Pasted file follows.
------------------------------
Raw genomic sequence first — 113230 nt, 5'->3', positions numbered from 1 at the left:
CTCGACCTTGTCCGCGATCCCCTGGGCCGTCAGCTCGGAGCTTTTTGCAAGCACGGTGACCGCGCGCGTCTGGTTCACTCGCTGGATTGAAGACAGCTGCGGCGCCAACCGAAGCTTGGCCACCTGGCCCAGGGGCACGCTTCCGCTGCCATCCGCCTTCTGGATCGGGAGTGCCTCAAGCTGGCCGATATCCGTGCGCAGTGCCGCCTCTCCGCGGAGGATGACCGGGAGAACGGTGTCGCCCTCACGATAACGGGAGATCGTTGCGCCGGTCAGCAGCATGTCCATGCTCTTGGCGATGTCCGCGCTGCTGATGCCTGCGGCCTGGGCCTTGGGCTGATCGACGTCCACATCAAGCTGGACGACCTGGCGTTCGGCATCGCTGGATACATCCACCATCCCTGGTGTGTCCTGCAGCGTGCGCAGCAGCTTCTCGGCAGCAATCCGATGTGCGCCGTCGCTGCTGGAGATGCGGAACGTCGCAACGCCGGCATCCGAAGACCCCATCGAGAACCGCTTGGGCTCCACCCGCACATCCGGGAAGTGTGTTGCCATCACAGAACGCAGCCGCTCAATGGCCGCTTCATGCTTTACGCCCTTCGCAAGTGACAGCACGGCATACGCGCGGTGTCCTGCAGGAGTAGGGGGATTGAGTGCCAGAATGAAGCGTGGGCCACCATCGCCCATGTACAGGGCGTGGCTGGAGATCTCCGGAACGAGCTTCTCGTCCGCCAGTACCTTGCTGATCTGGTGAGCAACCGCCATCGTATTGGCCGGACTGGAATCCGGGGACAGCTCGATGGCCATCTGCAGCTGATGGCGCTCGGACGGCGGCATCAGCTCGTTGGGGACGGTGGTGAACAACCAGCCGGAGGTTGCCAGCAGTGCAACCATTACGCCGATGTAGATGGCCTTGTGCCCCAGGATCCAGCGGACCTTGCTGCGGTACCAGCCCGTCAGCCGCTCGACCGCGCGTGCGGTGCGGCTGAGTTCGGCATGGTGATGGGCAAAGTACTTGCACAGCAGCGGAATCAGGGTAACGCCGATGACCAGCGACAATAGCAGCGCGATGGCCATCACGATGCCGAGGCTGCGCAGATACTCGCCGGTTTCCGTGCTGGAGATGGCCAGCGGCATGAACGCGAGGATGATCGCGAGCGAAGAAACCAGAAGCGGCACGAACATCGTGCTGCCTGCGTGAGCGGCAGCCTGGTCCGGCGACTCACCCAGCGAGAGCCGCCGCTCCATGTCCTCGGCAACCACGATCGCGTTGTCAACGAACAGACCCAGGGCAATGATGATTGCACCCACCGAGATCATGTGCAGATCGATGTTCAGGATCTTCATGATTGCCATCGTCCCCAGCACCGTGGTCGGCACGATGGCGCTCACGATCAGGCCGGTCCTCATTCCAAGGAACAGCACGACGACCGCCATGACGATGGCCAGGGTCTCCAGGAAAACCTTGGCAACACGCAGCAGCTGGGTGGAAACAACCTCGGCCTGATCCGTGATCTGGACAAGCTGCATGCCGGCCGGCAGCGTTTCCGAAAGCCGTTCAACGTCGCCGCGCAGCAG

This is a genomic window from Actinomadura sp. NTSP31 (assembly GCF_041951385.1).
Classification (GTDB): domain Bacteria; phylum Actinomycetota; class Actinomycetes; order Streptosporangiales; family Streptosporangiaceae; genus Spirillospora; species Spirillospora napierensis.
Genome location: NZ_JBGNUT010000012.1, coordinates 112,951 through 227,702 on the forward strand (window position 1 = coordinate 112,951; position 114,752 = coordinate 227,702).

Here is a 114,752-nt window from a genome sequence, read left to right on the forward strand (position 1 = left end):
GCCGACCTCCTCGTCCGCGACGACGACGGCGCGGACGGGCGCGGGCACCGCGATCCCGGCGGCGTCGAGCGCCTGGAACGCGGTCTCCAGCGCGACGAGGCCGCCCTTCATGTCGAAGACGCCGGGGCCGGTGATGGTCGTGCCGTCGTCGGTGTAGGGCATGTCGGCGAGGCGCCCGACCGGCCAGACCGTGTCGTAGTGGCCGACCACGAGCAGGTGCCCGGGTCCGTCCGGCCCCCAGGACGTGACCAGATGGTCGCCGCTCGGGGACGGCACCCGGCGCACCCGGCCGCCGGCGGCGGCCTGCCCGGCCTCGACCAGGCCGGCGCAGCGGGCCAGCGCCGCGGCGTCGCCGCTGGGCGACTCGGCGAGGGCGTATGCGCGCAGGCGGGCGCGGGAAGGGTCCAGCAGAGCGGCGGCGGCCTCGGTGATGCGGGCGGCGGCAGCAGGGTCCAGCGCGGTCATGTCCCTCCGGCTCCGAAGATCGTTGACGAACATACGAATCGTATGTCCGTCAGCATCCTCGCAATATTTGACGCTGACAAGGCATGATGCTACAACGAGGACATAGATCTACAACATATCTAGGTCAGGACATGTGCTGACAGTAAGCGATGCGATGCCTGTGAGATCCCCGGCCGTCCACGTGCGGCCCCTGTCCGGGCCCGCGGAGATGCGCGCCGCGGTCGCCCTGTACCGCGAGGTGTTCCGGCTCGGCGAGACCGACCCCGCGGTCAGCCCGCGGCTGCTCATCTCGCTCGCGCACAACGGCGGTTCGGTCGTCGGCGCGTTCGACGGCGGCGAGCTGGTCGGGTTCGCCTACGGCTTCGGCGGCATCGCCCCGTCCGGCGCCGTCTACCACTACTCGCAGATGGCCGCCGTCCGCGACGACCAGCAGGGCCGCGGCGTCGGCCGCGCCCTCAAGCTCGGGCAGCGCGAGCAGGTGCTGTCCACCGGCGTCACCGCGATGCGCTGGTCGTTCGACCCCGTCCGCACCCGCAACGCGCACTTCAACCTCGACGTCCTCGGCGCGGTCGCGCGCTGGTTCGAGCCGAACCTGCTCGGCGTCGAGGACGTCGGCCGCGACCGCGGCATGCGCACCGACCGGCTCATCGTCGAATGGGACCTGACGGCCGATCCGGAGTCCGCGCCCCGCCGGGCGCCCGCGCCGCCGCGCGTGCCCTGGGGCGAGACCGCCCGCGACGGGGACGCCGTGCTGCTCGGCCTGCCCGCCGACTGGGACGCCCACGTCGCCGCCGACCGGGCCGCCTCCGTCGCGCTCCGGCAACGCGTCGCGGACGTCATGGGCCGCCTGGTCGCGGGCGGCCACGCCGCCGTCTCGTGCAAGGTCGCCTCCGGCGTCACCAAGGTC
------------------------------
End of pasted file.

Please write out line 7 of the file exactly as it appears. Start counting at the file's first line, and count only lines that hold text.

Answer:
GCCGACCTCCTCGTCCGCGACGACGACGGCGCGGACGGGCGCGGGCACCGCGATCCCGGCGGCGTCGAGCGCCTGGAACGCGGTCTCCAGCGCGACGAGGCCGCCCTTCATGTCGAAGACGCCGGGGCCGGTGATGGTCGTGCCGTCGTCGGTGTAGGGCATGTCGGCGAGGCGCCCGACCGGCCAGACCGTGTCGTAGTGGCCGACCACGAGCAGGTGCCCGGGTCCGTCCGGCCCCCAGGACGTGACCAGATGGTCGCCGCTCGGGGACGGCACCCGGCGCACCCGGCCGCCGGCGGCGGCCTGCCCGGCCTCGACCAGGCCGGCGCAGCGGGCCAGCGCCGCGGCGTCGCCGCTGGGCGACTCGGCGAGGGCGTATGCGCGCAGGCGGGCGCGGGAAGGGTCCAGCAGAGCGGCGGCGGCCTCGGTGATGCGGGCGGCGGCAGCAGGGTCCAGCGCGGTCATGTCCCTCCGGCTCCGAAGATCGTTGACGAACATACGAATCGTATGTCCGTCAGCATCCTCGCAATATTTGACGCTGACAAGGCATGATGCTACAACGAGGACATAGATCTACAACATATCTAGGTCAGGACATGTGCTGACAGTAAGCGATGCGATGCCTGTGAGATCCCCGGCCGTCCACGTGCGGCCCCTGTCCGGGCCCGCGGAGATGCGCGCCGCGGTCGCCCTGTACCGCGAGGTGTTCCGGCTCGGCGAGACCGACCCCGCGGTCAGCCCGCGGCTGCTCATCTCGCTCGCGCACAACGGCGGTTCGGTCGTCGGCGCGTTCGACGGCGGCGAGCTGGTCGGGTTCGCCTACGGCTTCGGCGGCATCGCCCCGTCCGGCGCCGTCTACCACTACTCGCAGATGGCCGCCGTCCGCGACGACCAGCAGGGCCGCGGCGTCGGCCGCGCCCTCAAGCTCGGGCAGCGCGAGCAGGTGCTGTCCACCGGCGTCACCGCGATGCGCTGGTCGTTCGACCCCGTCCGCACCCGCAACGCGCACTTCAACCTCGACGTCCTCGGCGCGGTCGCGCGCTGGTTCGAGCCGAACCTGCTCGGCGTCGAGGACGTCGGCCGCGACCGCGGCATGCGCACCGACCGGCTCATCGTCGAATGGGACCTGACGGCCGATCCGGAGTCCGCGCCCCGCCGGGCGCCCGCGCCGCCGCGCGTGCCCTGGGGCGAGACCGCCCGCGACGGGGACGCCGTGCTGCTCGGCCTGCCCGCCGACTGGGACGCCCACGTCGCCGCCGACCGGGCCGCCTCCGTCGCGCTCCGGCAACGCGTCGCGGACGTCATGGGCCGCCTGGTCGCGGGCGGCCACGCCGCCGTCTCGTGCAAGGTCGCCTCCGGCGTCACCAAGGTC